The Fenian Cycle in Irish Mythology has at its core a band of warriors called the Fianna who were known best through the time they were led by great Fionn Mac Cumhaill.
To be a member of the Fianna a warrior had to learn to survive in the wild, hunting deer and wild boar cooking them in pots known as ‘Fulachta Fian’, the remains of which can be found around Ireland to this day. Sometimes they were known to serve the high King but were always in fact outsiders to society and definitely a little edgy in nature living within a code of their own which had excellence at its core.
There were many rules and feats to be completed before a warrior could become a member. His family had to accept and promise never to avenge him if he died. He must be a poet, orator and athlete. He must undergo certain tests that were: To stand in a hole in the ground fending off the spears of nine warriors without letting one touch him. To jump over a branch as high as his forehead and bend under one as low as his knee. To be chased through the woods by many warriors while making sure not to upset one hair on his head nor to break one twig under his foot. To draw a thorn from his foot without ever slowing down.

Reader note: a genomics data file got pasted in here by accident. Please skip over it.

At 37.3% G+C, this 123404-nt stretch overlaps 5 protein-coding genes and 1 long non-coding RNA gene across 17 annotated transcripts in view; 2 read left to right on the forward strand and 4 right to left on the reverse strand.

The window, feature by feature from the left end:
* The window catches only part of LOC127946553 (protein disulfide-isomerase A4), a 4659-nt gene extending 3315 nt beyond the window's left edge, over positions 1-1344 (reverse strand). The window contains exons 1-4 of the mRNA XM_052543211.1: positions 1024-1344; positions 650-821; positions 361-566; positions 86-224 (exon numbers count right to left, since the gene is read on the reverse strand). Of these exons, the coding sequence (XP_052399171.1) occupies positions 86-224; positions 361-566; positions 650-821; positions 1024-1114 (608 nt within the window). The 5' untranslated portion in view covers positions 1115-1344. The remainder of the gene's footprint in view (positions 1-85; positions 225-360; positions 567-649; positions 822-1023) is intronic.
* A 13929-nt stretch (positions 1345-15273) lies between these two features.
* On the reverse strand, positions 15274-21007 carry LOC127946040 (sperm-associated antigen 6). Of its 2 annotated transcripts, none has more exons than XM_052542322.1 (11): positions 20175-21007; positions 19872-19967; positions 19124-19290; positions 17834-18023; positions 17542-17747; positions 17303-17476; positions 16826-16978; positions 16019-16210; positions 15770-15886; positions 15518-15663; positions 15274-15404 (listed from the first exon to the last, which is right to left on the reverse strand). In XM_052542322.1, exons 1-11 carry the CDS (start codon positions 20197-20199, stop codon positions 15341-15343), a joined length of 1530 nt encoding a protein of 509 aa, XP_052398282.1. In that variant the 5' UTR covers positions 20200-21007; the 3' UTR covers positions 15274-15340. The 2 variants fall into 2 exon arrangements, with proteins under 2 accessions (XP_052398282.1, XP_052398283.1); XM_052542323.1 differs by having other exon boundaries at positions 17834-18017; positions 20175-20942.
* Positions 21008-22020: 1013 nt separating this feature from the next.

The stories of the Fianna are many, sometimes savage, labyrinthian, filled with magic, *Geasas, Kings, Druids, Goddesses and Gods and of course, great romances. Also warriors were not afraid of cutting off the head of an opponent nor abducting a woman they happened to fancy. The were also portrayed as great protectors, generous and fair.
- Geasas : Singular Geis which is like a vow mixed up with a taboo
Drawings by Kathy Tynan